Alternate title: There’s more to this blogging thing than my corny jokes. Really, there is.
Last Thursday, I attended TECHmunchNYC with fellow blogger Maggy Anderson of ThreeManyCooks. I have to mention her because if not for her prompting, my dorky intimidated-by-strangers self likely wouldn’t have gone. And I’m so glad I did. It was a day packed with panels that had me scribbling down notes, trying to get as much as I could from the day-long event.
I was also trying not to think about the cupcakes in the snack room.
There was so much information to digest, from SEO tips to food trends to building relationships with traditional media and other brands. There was also a 5-minute segment by Cathy Brooks on “Storytelling: Connecting the Who with the What,” and at the end, one person asked a question that made me sit up even more attentively, awaiting the answer.
The question asked was this: If you have varied interests and many different passions, how do you blog about them without giving the perception that you’re all over the place? Cathy’s answer: Make a list. Write down all your interests and passions, and the reason each one is listed. She said that, often, a theme becomes immediately apparent, and it is that theme that will help you find your focus and be able to write about your different passions in a consistent voice.
On the ride home, I thought about my list, and my reasons. I thought about my interest in food. Photography. Travel. Writing. Music. And wouldn’t you know it, an underlying theme emerged: they’ve been my passions from a very young age. None of them are new interests, nothing I picked up later in life. These are all childhood passions that I put on hold as I got older and went about the business of becoming a “responsible adult” and pursuing education (medicine first, because I had no interest in business, computers, or technology) and a career in more traditional fields. Creative passions that I thought I had tamed and put to rest.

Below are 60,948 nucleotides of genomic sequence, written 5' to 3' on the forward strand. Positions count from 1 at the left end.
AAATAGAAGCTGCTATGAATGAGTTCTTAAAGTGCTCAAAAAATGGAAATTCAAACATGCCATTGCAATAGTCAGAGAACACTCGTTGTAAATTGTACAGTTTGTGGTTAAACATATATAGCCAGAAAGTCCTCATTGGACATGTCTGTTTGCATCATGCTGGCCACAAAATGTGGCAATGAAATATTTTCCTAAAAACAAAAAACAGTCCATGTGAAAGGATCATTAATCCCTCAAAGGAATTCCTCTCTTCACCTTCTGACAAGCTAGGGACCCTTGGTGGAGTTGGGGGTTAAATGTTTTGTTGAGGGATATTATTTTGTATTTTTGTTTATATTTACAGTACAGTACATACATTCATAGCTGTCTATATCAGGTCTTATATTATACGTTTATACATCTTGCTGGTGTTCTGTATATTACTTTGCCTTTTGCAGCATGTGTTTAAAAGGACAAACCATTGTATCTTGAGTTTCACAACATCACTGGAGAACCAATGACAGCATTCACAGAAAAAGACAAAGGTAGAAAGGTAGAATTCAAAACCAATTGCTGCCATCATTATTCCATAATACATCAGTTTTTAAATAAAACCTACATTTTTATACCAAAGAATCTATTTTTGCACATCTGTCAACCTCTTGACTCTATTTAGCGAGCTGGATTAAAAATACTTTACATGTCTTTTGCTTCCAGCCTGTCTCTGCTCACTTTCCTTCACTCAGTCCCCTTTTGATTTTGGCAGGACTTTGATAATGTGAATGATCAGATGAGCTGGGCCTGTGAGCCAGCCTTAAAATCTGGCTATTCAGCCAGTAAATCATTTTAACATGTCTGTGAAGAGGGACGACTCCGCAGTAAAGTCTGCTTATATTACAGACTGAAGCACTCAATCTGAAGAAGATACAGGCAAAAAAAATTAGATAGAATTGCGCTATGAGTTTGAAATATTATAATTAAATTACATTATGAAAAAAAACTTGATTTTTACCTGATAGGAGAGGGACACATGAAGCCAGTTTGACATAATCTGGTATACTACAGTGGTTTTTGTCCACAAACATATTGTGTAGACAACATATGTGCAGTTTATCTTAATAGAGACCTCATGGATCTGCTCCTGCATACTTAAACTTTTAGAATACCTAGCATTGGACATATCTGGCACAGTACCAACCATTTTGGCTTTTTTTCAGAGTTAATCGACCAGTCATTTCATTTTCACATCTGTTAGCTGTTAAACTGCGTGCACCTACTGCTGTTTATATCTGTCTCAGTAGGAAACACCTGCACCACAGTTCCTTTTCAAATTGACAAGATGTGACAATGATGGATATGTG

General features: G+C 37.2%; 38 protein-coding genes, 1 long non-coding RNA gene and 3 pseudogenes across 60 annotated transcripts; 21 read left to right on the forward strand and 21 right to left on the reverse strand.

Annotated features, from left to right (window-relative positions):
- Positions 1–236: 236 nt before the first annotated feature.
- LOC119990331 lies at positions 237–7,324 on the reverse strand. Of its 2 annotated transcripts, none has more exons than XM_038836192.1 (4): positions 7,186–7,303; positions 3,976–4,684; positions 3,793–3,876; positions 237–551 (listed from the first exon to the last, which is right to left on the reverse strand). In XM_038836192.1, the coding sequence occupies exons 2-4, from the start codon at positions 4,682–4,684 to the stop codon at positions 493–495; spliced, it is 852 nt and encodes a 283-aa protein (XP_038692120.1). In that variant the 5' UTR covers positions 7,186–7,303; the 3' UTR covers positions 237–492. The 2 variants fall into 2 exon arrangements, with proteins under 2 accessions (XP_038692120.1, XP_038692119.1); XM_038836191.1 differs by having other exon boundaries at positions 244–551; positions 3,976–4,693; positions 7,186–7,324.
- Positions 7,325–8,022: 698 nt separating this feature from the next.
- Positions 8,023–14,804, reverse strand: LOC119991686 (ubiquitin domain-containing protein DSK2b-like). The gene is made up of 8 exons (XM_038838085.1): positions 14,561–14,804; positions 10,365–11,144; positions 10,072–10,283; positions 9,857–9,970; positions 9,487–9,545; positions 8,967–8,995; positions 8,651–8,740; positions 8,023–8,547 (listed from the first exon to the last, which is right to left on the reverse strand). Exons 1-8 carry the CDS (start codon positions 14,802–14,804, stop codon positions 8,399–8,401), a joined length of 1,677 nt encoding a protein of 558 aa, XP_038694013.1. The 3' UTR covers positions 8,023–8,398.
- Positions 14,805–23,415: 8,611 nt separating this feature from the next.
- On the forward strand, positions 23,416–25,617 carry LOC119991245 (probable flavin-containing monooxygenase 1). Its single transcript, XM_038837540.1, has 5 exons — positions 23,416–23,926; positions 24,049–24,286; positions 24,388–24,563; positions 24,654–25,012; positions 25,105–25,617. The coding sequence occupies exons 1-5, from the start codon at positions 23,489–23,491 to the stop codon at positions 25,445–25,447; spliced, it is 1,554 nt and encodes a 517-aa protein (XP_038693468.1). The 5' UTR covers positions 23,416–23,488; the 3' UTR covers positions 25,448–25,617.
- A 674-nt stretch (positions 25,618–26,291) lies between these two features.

But dormancy and extinction are not the same. They may appear to be identical, and to someone thousands of miles away, the difference may not matter. But to the one who lives in the village at the foot of the volcano, the rumblings matter. Oh, do they matter. And only a fool would go about her business as if nothing happened, as if the mountain wasn’t starting to wake up.
Blogging turned out to be my mountain’s alarm clock. As I read some of my oldest posts, I can see just when the realization started sinking in. In 2006, after three weeks in the Philippines to end a 13-year-long absence, I sensed the re-awakening, but apparently chose to hit the snooze button. Many months later, I wrote a post about writing, still battling feelings of inadequacy and misplaced guilt (because writing somehow felt like a selfish pursuit, purely for my own enjoyment).
Now I think I’ve finally worn down that snooze button. I feel like the past year has been the world’s longest wakeup. I’ve started writing more. Photographing more. Cooking more. I’ve even begun writing music again. For me, it’s an important first step to recognize that this is what’s right for me, and allow myself to continue. I feel like a child again, simply because these are the same things I loved as a child. Yet it is this conscious choice to shake the dust off my childhood dreams that actually makes me quite the grown up. And I am laughing at the irony of it all, how I entered college as a pre-med student, convinced I wanted nothing to do with business or computers or technology. Now, all these years later, because of my computer, I’m finally doing all the things I’ve dreamed of but never gave myself permission to do.
And I finally made sense of it all at a technology conference. Go figure.
Wait. Maybe self-contradiction is an underlying theme of mine, too.
“If you can see your path laid out in front of you step by step, you know it’s not your path. Your own path you make with every step you take. That’s why it’s your path.” (Joseph Campbell)